David Rothschild, an economist from Microsoft Research New York City predicted the winners of the Oscars in 2013 using various data available on the web. He was accurate with his prediction in 19 of the 24 Academy Awards categories. For Oscars 2014, he posted his predictions for 24 categories weeks back. The Oscars 2014 event just got over and what about his accuracy of prediction this year? He correctly predicted 21 out of 24 categories which is a great improvement over last year. The three categories which he got wrong were Best Animated Short Film, Best Documentary Feature and Best Live Action Short Film. I guess the lack of enough data is one of the reason behind the above three errors.
David commented the following on the results,
There are two ways to judge accuracy. First, and most obvious, you want a small error. Correctly predicting 21 out of 24 categories and having non-negligible probability for the three other winners is indicative of a small error. Second, you want the predictions to be well calibrated. The top nominee in each category averaged 86.5% likelihood of victory. Thus, multiplied out over 24 categories we expected to pick the winner 20.76 categories. Winning 21 out of 24 means that our predictions were perfectly calibrated. If we picked any more categories we should have had higher probabilities of victory (i.e., if you get 24 out of 24, you should have 100% likelihood for the winner in each of the categories) and if we picked any less we should have had lower probabilities.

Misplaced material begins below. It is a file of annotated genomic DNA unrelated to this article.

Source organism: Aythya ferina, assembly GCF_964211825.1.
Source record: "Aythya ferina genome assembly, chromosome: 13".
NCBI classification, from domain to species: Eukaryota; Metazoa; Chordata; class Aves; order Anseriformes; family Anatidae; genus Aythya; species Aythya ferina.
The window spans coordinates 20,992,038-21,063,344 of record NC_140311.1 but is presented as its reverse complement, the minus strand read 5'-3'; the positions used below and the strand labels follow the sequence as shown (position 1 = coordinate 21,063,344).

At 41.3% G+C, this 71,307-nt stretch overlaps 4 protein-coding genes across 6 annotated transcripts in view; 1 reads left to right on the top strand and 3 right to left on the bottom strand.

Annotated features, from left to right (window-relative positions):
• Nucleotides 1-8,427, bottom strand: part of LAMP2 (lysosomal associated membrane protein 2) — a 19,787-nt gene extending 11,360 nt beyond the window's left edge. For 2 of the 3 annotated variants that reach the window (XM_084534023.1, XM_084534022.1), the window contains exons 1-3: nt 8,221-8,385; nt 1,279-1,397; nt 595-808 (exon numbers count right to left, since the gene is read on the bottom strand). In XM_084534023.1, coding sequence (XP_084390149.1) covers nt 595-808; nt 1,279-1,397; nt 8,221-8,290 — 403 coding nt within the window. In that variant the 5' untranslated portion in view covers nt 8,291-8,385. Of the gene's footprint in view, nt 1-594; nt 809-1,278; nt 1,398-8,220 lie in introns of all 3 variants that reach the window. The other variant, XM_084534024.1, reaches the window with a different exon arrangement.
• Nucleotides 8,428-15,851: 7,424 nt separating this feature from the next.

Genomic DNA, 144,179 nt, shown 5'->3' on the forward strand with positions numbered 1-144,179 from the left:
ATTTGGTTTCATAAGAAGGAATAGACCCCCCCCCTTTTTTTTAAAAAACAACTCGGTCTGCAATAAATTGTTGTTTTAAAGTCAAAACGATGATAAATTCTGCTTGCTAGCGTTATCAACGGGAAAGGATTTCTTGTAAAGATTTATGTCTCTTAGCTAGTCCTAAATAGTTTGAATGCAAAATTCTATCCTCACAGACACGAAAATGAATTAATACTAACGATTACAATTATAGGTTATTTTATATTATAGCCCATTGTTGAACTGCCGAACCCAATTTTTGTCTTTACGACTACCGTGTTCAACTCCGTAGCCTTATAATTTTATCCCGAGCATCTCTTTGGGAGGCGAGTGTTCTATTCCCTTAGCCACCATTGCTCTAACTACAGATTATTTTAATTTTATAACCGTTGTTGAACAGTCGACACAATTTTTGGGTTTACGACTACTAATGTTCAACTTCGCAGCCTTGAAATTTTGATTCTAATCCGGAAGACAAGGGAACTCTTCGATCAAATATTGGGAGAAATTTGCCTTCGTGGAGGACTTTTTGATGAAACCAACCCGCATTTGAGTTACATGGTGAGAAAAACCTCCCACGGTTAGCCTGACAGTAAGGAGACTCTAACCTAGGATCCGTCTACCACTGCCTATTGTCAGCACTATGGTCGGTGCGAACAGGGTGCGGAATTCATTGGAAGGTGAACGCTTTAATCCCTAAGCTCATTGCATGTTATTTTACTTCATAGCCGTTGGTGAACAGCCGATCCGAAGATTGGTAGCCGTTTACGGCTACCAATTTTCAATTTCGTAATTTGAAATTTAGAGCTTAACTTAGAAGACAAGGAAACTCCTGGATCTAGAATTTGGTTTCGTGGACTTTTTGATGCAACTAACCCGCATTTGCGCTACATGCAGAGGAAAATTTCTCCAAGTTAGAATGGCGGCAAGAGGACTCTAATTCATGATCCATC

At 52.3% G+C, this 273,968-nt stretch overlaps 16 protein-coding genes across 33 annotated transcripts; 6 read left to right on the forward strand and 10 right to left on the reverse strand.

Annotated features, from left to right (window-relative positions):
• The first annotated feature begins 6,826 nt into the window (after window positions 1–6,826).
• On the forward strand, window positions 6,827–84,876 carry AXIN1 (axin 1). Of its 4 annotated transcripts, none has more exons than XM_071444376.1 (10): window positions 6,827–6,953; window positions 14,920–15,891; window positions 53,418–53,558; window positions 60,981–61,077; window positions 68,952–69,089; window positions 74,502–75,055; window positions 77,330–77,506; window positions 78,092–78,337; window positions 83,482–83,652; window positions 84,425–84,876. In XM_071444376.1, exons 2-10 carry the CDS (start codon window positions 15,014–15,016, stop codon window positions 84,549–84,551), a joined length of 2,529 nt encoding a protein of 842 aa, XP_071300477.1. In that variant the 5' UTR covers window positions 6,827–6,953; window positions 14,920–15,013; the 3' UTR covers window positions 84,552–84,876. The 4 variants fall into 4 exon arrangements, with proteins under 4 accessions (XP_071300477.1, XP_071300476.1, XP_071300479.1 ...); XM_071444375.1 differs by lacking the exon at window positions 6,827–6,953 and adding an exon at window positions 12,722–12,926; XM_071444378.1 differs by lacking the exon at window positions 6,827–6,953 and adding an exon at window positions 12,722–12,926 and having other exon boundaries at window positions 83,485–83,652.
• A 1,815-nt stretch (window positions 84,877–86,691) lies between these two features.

My final thought for the night is that this is another case of pundits and insiders advertising a close event when the proper aggregation of data said it was not. As I noted on Twitter earlier, my acceptance speech is short. I would like to thank prediction markets for efficiently aggregating dispersed and idiosyncratic data.